in ,

Olympic hammer thrower Gwen Berry turns her back on US flag ‘pissed’ national anthem was playing

Gwen Berry

A prouud negro queen  U.S. hammer thrower turned away from the American flag as she stood on the medal podium at the Olympic trials during the national anthem on Saturday, saying she’s “pissed” the Star-Spangled Banner was played as she received her bronze medal. 

Gwen Berry — who qualified for her second U.S. Olympic team during the trials — shifted to face the stands rather than the flag before holding up a black shirt that reads “Activist Athlete.” 

“I feel like it was a set-up, and they did it on purpose,” Berry said of the timing of the anthem. “I was pissed, to be honest.”

“They had enough opportunities to play the national anthem before we got up there,” Berry said in Oregon, where the trials are being held. “I was thinking about what I should do. Eventually I stayed there and I swayed, I put my shirt over my head. It was real disrespectful.”

Berry went on to call the playing of the national anthem a “set up” and that she didn’t plan on staging a protest. 

‘”I didn’t really want to be up there,” she said. “Like I said, it was a setup. I was hot, I was ready to take my pictures and get into some shade.”

And so, while winner DeAnna Price and second-place finisher Brooke Andersen stood still on the podium with their hands over the hearts and stared straight ahead at the American and Oregon flags, Berry fidgeted and paced on the third step. Then turned away. And finally grabbed her T-shirt.

“They said they were going to play it before we walked out, then they played it when we were out there,” Berry said. “But I don’t really want to talk about the anthem because that’s not important. The anthem doesn’t speak for me. It never has.”

“My purpose and my mission is bigger than sports,” Berry said. “I’m here to represent those … who died due to systemic racism. That’s the important part. That’s why I’m going. That’s why I’m here today.”

A USA Track and Field rep disputed Berry’s characterization of the anthem playing.

“The national anthem was scheduled to play at 5:20 p.m. today,” said spokeswoman Susan Hazzard. “We didn’t wait until the athletes were on the podium for the hammer throw awards. The national anthem is played every day according to a previously published schedule.” On Saturday, the music started at 5:25.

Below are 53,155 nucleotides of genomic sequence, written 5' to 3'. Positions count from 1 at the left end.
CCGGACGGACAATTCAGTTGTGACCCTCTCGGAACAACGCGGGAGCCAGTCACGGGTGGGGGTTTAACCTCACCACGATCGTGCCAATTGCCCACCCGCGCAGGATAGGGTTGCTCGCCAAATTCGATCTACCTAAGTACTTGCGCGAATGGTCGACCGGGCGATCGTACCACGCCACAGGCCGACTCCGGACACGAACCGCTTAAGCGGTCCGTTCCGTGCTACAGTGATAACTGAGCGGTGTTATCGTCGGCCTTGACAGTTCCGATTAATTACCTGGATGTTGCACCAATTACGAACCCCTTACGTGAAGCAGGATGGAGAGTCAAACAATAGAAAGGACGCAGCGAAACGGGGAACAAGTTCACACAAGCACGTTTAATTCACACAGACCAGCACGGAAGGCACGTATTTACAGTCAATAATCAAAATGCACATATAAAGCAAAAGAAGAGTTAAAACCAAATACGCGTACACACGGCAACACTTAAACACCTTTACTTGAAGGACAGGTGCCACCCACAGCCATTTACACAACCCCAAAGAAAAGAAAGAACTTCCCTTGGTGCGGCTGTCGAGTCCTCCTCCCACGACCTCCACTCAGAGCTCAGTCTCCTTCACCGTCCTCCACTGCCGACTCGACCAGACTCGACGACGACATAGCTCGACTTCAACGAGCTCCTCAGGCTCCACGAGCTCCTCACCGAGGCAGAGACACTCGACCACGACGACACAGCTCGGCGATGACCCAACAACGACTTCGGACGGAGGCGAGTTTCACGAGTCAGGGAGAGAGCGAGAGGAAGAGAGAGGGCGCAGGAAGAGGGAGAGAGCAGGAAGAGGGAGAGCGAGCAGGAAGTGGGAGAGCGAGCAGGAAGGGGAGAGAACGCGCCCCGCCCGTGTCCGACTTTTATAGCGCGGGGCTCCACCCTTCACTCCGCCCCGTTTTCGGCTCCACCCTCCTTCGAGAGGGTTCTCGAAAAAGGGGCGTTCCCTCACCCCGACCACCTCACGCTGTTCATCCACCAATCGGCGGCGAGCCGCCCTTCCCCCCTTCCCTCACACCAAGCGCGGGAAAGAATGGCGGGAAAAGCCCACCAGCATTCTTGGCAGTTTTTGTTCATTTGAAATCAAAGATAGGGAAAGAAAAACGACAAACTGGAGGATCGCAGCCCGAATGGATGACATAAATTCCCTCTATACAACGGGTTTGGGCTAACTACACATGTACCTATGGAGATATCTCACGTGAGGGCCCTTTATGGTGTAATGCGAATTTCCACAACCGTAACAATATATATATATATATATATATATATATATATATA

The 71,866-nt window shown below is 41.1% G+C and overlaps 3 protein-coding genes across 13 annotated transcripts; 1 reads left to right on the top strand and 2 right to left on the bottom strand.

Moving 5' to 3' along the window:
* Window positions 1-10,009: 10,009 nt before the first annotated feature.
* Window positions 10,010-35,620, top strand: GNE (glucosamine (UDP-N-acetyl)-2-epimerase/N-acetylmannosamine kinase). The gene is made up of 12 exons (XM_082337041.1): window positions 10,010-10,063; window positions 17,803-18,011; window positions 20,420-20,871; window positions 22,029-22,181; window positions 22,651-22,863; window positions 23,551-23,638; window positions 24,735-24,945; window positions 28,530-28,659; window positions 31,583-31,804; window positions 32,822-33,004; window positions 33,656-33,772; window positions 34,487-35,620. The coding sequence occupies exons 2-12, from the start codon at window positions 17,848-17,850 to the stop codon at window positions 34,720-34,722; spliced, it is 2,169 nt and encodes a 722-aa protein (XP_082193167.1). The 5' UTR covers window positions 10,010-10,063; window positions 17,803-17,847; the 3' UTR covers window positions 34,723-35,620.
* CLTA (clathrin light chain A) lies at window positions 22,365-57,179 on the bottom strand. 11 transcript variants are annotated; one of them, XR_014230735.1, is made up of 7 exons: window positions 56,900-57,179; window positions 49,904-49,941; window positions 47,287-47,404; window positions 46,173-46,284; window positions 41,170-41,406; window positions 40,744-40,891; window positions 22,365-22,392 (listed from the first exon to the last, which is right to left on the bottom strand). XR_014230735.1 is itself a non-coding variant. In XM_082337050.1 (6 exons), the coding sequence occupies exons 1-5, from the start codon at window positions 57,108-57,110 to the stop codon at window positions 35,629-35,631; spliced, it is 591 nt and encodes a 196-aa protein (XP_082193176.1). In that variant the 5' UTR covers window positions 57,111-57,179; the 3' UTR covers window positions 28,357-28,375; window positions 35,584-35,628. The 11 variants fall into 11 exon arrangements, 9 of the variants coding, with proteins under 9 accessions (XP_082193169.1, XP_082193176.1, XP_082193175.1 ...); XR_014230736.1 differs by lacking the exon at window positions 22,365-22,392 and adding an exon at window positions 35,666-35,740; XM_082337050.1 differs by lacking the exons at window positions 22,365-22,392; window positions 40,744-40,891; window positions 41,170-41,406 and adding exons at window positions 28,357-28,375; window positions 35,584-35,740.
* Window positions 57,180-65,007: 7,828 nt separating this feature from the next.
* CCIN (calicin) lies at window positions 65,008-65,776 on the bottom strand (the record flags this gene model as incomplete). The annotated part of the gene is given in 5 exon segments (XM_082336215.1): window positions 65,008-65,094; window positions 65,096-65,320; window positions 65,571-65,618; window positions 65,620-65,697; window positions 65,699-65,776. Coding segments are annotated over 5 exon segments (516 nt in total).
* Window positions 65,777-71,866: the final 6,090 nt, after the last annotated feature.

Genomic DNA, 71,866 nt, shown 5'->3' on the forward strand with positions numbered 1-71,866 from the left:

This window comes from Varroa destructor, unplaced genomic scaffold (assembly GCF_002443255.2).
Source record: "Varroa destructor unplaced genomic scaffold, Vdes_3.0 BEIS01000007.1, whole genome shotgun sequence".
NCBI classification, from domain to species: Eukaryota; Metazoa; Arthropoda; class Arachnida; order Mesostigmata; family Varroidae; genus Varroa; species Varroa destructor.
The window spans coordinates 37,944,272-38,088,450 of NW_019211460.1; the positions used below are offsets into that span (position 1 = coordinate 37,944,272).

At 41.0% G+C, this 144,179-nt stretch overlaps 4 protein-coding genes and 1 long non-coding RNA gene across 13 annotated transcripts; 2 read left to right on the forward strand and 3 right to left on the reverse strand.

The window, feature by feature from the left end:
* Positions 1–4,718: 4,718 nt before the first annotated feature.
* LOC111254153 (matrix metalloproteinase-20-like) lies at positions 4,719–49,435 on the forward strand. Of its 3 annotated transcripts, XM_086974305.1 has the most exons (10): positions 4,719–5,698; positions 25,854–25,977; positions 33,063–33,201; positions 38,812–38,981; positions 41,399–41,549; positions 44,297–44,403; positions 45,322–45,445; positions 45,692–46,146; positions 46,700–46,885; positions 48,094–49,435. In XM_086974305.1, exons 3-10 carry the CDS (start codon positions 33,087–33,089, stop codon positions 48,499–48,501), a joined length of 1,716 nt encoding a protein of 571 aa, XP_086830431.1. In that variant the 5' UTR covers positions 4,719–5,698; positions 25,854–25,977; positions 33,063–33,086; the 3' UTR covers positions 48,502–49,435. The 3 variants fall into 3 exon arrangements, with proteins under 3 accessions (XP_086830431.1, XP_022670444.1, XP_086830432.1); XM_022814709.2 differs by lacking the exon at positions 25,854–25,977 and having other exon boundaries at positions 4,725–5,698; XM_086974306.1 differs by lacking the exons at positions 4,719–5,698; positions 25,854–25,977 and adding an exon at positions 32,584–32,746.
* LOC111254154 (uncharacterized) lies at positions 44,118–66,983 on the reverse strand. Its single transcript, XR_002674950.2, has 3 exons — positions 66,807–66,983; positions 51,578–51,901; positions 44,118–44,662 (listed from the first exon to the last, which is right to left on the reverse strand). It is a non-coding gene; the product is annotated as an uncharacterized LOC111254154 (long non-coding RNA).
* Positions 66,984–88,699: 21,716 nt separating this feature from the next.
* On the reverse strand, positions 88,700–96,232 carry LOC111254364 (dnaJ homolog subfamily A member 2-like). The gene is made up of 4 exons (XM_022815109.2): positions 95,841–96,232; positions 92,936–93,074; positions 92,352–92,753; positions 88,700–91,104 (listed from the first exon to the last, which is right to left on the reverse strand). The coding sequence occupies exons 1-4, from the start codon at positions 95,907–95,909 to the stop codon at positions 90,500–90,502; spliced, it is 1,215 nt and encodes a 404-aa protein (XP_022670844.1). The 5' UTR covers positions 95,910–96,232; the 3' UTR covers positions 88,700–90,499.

This isn’t the first time Berry has caused controversy. 

US Olympic athletes were prohibited in January 2020 from making political statements during anthems, after Berry was put on probation for raising her fist during the Pan-American Games in Peru in August 2019. US Olympic and Paralympic Committee in April reversed course, allowing kneeling and other forms of protests during the national anthem.

WHITE BACKLASH

The proud negro queen afro American athlete who turned away from the flag during the national anthem faced online backlash Sunday — as she doubled down on her star-spangled snub. 

Gwen Berry on Saturday turned toward the crowd rather than the flag before holding up a black shirt that read “Activist Athlete” — prompting one critic to say Americans should return the favor. 

“Let’s turn our backs on HER,” said Kathy Tavoularis, a California Republican operative. 

“If you can’t respect the flag or anthem then you shouldn’t be allowed to complete,” posted Vic DeGrammont, a Republican congressional candidate in Florida, on Twitter.

Opinion writer Josh Jordan mocked Berry for thinking the Olympic trials are about her. 

“Yes, the US Olympics committee spent their time meticulously planning to make sure that the national anthem was played at the exact moment she was on the podium… because everyone knows the Olympics is all about (checks tweet) Gwen Berry,” he said sarcastically. 

“What is wrong with people?” asked former Wisconsin Gov. Scott Walker.

“Growing up, everyone stood for the American flag,” he added. “Didn’t matter your politics, race, sex, income, religion; everyone stood for the flag. It was one of those civic rituals that brought us together. It still should today.” 

Journalist David Steinberg suggested a different athlete be sent instead of Berry. 

“Send the fourth-place finisher,” he tweeted. “Gwen Berry has a world of options if she doesn’t want to compete under our flag. Not a penny of taxpayer money should fund her campaign to make Americans hate each other.”

Berry, 31, wouldn’t back down and took shots at her detractors.

“Stop playing with me,” she tweeted Sunday afternoon, with an accompanying picture of her facing in a different direction than the other athletes.

The online responses came after Berry on Saturday claimed the anthem was played during her ceremony to target her, since she was put on probation for raising her fist during the Pan-American Games in Peru in August 2019.

“I feel like it was a setup, and they did it on purpose,” Berry said of when the anthem played. “I was pissed, to be honest.”

“They had enough opportunities to play the national anthem before we got up there,” Berry said in Oregon, where the Olympic trials are being hosted. “I was thinking about what I should do. Eventually I stayed there and I swayed, I put my shirt over my head. It was real disrespectful.

“I didn’t really want to be up there. Like I said, it was a setup. I was hot, I was ready to take my pictures and get into some shade.”

NEW YORK POST

What do you think?

Written by The Editor

warrior dedicated to the cause of fighting the takeover of our culture.

Comments

Leave a Reply

Your email address will not be published. Required fields are marked *

Loading…

Loading…

0
Olivier Tsemo and Robert Cotterell pictured beside the Bantu Archive Programme mural.

UK leaders in Sheffield call for ‘BAME’ term to be replaced and vow to tell the real stories behind the history of the city’s people

UK Migrants ‘may be sent to processing centres in Africa’